Snapchat’s Dress Up feature turns your phone into an AR shopping mall 2022-04-28 11:35:00


It has become a canon of the Internet: where people socialize, they must also shop. InstagramAnd tik tokAnd YoutubeAnd FacebookAnd TwitterAnd PinterestAnd Practically all others The social networking and messaging app on the planet has spent the past two years trying to turn every pixel of your chats and photos into a one-click purchase.

Snap’s plans on this front are more ambitious than most. She’s trying to take the entire shopping experience — you see a shirt you like on a stranger, see what it is and where to buy it, try it, buy it, wear it, return it because everything looks better on Ryan Reynolds than rinse it and repeat it — and swipe it through Snap’s AR camera. With the Camera Kit, most of this technology can also work within brand websites and retailer apps. There is always – always – a buy button.

That’s a lot to do, but Snap is moving fast. The company announced Thursday at its annual Creator Summit that it’s expanding its augmented reality experience features that let users use their cameras to virtually try on glasses and clothing, and it’s creating an in-app hub called Dress Up that it hopes will be something like the future of the shopping mall.

Dress Up isn’t meant to feel like just a catalog of things to buy, although it certainly is. Snap hopes it will be more fun and experience than the regular Amazon page. “It’s not just a product feed shopping tab,” said Carolina Navas, Snap’s head of augmented reality strategy and product marketing, in an interview. “Now there is a really basic utilitarian use case that we also focus on driving,” because obviously buying things is how everyone gets paid, “but there is also a huge area of ​​fashion that is all about self-expression and asking friends for advice and having fun with friends “.

Dress Up is Snapchat’s new hub for all your shopping needs.
Photo: snapchat

When you open the Dress Up Center and choose an item, you’ll be able to try it on through Snap’s augmented reality lenses, but you can also take a picture of how it looks on you and share it with friends to get their ideas. Dress Up will also feature creator content, as well as tips and ideas from the brands, all changing based on what you like, how you use the platform, and even where you are. Everything can be purchased everywhere with one or two clicks.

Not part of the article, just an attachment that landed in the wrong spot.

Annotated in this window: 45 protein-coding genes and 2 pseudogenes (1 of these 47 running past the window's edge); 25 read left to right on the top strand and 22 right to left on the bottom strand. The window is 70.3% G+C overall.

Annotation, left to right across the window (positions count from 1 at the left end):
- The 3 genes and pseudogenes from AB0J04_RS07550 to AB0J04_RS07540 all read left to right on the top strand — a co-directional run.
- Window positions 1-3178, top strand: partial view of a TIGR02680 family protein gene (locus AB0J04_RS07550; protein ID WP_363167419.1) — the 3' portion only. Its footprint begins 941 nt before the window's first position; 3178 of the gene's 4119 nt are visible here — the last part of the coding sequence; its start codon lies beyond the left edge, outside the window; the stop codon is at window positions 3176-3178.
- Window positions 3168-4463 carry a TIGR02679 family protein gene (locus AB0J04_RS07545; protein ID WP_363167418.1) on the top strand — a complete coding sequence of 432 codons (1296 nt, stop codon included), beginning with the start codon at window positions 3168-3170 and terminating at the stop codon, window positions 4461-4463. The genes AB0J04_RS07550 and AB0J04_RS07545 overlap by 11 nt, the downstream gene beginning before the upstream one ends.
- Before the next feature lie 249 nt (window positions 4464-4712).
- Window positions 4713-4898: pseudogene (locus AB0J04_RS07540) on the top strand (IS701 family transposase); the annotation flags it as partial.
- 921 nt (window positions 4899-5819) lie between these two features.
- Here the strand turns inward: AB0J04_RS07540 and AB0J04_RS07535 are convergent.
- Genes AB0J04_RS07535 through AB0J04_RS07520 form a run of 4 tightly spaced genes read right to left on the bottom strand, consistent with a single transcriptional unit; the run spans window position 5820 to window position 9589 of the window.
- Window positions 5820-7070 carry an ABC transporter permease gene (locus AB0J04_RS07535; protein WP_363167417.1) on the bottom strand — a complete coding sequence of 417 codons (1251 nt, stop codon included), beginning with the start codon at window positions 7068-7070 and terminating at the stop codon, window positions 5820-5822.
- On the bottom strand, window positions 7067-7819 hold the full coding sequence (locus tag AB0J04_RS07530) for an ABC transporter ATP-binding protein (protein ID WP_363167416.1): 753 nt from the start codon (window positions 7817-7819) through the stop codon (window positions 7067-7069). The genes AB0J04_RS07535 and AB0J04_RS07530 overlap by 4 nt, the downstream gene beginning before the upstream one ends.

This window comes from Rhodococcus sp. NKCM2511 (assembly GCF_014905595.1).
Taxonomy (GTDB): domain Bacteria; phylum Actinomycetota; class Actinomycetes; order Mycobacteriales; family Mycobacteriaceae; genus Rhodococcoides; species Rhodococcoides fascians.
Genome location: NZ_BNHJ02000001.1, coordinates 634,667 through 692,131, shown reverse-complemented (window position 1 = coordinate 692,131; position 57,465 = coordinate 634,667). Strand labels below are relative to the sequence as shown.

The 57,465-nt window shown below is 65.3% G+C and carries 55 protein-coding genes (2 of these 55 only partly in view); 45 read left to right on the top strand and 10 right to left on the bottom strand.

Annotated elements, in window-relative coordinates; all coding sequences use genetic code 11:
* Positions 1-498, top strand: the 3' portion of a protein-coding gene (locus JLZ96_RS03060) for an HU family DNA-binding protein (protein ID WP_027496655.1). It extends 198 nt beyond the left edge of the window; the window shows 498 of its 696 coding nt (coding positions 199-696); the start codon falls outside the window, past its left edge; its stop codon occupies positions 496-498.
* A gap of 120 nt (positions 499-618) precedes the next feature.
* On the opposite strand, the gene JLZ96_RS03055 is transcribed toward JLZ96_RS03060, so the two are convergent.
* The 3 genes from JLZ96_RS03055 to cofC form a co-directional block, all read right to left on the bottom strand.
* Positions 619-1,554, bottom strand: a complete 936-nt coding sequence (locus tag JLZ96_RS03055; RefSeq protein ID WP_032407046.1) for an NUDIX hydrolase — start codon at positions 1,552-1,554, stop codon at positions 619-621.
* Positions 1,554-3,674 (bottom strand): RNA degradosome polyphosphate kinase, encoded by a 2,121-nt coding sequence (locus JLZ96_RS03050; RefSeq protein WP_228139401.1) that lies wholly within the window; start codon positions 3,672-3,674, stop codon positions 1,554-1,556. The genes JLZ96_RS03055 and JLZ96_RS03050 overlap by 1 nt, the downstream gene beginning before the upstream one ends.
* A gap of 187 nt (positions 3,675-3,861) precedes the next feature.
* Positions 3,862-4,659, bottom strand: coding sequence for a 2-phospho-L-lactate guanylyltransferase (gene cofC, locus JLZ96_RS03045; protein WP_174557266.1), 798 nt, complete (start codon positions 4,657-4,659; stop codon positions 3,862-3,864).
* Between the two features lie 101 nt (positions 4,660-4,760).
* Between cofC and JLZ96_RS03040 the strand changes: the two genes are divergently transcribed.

AR shopping as a concept can seem like a bit of hockey – how often do you really need to put a sofa in your living room to see if it fits? – But Snap says it’s starting to show up. More than 250 million users have used AR shopping lenses a total of more than 5 billion times, and Snap says its data shows that these lenses convert a much higher percentage of potential buyers than regular advertising. Navas said the appeal stems from the idea that shopping is more than just buying. “A lot of people think that the shopping path ends with a purchase, but this is the beginning of a customer’s experience of a brand or retailer selling a product,” she said. She pointed to one company, Too Faced Cosmetics, which allows users to scan their new eyeshadow palette with the Snapchat camera for a tutorial on how to use it.

Snap’s big challenge is developing its catalog to bring all the things people can buy into those AR experiences. So far, this has required a lot of specialist work building 3D digital copies of everything you make, but Snap is trying to make that easier. It announced a new technology called Snap AR Image Processing, and it’s exactly what it sounds like: it uses machine learning to capture regular images of a product and turn them into 3D models. The technology comes from Forma, a virtual experience company Snap quietly acquired to improve its beta experiences. Users just need to take a full body selfie, and they can try out just about anything.

Snap can now convert any product image into a 3D model.
Photo: Snap

Navas said Snap has been working on this technology for about 18 months, and is testing it with a few brands before rolling it out to more companies this year. “The actual process of creating an AR lens turned from an 8-12 week trial into minutes.” She said the technology is new but impressive, and when combined with user-entered information about height, weight and whether this AR T-shirt actually fits, it can improve quickly.

Snap, like any other platform trying to embrace in-app shopping, must be careful not to let the buying experience override everything else. Snapchat users may want to shop for their friends and their favorite celebrity looks, but they will love every photo they send hidden behind hundreds of buttons letting you know where to buy their eye shadow, necklace, and botanical behind them. Navas said that’s part of the reason Snap created its own tab, rather than needlessly incorporating the feature elsewhere.

But she’s also very confident that people love to shop. Many. “We meet people where their thinking is not only, I come to this tab to buy a pair of Prada sunglasses.” It’s, “I’m coming here to explore, have fun, and discover products along the way.”